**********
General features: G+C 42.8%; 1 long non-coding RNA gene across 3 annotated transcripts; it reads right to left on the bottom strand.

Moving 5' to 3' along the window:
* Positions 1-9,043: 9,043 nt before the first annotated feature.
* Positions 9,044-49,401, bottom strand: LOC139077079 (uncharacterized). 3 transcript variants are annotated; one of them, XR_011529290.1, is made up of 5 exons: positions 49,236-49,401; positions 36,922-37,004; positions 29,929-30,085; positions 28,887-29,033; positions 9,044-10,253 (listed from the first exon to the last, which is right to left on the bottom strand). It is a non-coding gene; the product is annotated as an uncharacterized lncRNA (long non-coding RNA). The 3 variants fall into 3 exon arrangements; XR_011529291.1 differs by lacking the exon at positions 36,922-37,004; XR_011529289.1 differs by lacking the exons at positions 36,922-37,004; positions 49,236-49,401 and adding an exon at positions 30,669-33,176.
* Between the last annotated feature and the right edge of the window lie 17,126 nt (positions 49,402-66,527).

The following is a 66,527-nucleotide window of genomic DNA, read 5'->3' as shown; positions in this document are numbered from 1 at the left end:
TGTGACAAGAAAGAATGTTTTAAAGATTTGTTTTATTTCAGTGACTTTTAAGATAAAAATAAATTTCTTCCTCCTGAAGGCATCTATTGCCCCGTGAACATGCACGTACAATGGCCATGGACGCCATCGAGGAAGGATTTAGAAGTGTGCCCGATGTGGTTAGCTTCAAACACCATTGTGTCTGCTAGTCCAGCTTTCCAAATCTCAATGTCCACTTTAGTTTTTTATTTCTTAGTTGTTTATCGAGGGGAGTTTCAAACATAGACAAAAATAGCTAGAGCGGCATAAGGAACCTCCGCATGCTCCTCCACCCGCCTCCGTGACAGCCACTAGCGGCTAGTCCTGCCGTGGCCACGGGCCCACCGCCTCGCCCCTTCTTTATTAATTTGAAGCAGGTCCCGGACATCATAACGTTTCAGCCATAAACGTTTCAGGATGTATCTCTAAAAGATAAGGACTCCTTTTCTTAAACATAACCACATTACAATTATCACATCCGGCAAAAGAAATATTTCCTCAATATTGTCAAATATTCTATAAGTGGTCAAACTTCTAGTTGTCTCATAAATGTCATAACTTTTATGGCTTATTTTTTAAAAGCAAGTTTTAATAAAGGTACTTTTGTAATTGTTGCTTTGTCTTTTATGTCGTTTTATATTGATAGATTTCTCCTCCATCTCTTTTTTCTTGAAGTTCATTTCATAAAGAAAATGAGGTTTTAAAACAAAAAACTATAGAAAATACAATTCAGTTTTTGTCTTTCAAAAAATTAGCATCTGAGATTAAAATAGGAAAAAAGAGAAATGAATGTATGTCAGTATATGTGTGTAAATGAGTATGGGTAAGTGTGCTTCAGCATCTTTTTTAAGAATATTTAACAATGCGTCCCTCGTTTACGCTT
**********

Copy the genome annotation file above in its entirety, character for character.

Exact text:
General features: G+C 42.8%; 1 long non-coding RNA gene across 3 annotated transcripts; it reads right to left on the bottom strand.

Moving 5' to 3' along the window:
* Positions 1-9,043: 9,043 nt before the first annotated feature.
* Positions 9,044-49,401, bottom strand: LOC139077079 (uncharacterized). 3 transcript variants are annotated; one of them, XR_011529290.1, is made up of 5 exons: positions 49,236-49,401; positions 36,922-37,004; positions 29,929-30,085; positions 28,887-29,033; positions 9,044-10,253 (listed from the first exon to the last, which is right to left on the bottom strand). It is a non-coding gene; the product is annotated as an uncharacterized lncRNA (long non-coding RNA). The 3 variants fall into 3 exon arrangements; XR_011529291.1 differs by lacking the exon at positions 36,922-37,004; XR_011529289.1 differs by lacking the exons at positions 36,922-37,004; positions 49,236-49,401 and adding an exon at positions 30,669-33,176.
* Between the last annotated feature and the right edge of the window lie 17,126 nt (positions 49,402-66,527).

The following is a 66,527-nucleotide window of genomic DNA, read 5'->3' as shown; positions in this document are numbered from 1 at the left end:
TGTGACAAGAAAGAATGTTTTAAAGATTTGTTTTATTTCAGTGACTTTTAAGATAAAAATAAATTTCTTCCTCCTGAAGGCATCTATTGCCCCGTGAACATGCACGTACAATGGCCATGGACGCCATCGAGGAAGGATTTAGAAGTGTGCCCGATGTGGTTAGCTTCAAACACCATTGTGTCTGCTAGTCCAGCTTTCCAAATCTCAATGTCCACTTTAGTTTTTTATTTCTTAGTTGTTTATCGAGGGGAGTTTCAAACATAGACAAAAATAGCTAGAGCGGCATAAGGAACCTCCGCATGCTCCTCCACCCGCCTCCGTGACAGCCACTAGCGGCTAGTCCTGCCGTGGCCACGGGCCCACCGCCTCGCCCCTTCTTTATTAATTTGAAGCAGGTCCCGGACATCATAACGTTTCAGCCATAAACGTTTCAGGATGTATCTCTAAAAGATAAGGACTCCTTTTCTTAAACATAACCACATTACAATTATCACATCCGGCAAAAGAAATATTTCCTCAATATTGTCAAATATTCTATAAGTGGTCAAACTTCTAGTTGTCTCATAAATGTCATAACTTTTATGGCTTATTTTTTAAAAGCAAGTTTTAATAAAGGTACTTTTGTAATTGTTGCTTTGTCTTTTATGTCGTTTTATATTGATAGATTTCTCCTCCATCTCTTTTTTCTTGAAGTTCATTTCATAAAGAAAATGAGGTTTTAAAACAAAAAACTATAGAAAATACAATTCAGTTTTTGTCTTTCAAAAAATTAGCATCTGAGATTAAAATAGGAAAAAAGAGAAATGAATGTATGTCAGTATATGTGTGTAAATGAGTATGGGTAAGTGTGCTTCAGCATCTTTTTTAAGAATATTTAACAATGCGTCCCTCGTTTACGCTT